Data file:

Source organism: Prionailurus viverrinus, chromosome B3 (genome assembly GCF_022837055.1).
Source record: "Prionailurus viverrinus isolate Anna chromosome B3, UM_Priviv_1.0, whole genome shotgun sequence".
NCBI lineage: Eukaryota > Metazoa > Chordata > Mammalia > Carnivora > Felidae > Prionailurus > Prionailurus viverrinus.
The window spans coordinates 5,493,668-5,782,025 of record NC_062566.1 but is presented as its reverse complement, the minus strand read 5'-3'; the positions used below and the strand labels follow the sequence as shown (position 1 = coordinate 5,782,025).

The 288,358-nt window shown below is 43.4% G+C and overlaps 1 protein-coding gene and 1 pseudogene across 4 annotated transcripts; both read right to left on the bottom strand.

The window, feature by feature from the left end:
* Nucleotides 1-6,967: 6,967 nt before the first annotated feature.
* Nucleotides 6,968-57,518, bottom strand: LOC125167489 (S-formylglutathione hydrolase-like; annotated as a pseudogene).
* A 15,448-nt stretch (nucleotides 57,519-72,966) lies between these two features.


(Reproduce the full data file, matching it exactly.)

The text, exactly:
Source organism: Prionailurus viverrinus, chromosome B3 (genome assembly GCF_022837055.1).
Source record: "Prionailurus viverrinus isolate Anna chromosome B3, UM_Priviv_1.0, whole genome shotgun sequence".
NCBI lineage: Eukaryota > Metazoa > Chordata > Mammalia > Carnivora > Felidae > Prionailurus > Prionailurus viverrinus.
The window spans coordinates 5,493,668-5,782,025 of record NC_062566.1 but is presented as its reverse complement, the minus strand read 5'-3'; the positions used below and the strand labels follow the sequence as shown (position 1 = coordinate 5,782,025).

The 288,358-nt window shown below is 43.4% G+C and overlaps 1 protein-coding gene and 1 pseudogene across 4 annotated transcripts; both read right to left on the bottom strand.

The window, feature by feature from the left end:
* Nucleotides 1-6,967: 6,967 nt before the first annotated feature.
* Nucleotides 6,968-57,518, bottom strand: LOC125167489 (S-formylglutathione hydrolase-like; annotated as a pseudogene).
* A 15,448-nt stretch (nucleotides 57,519-72,966) lies between these two features.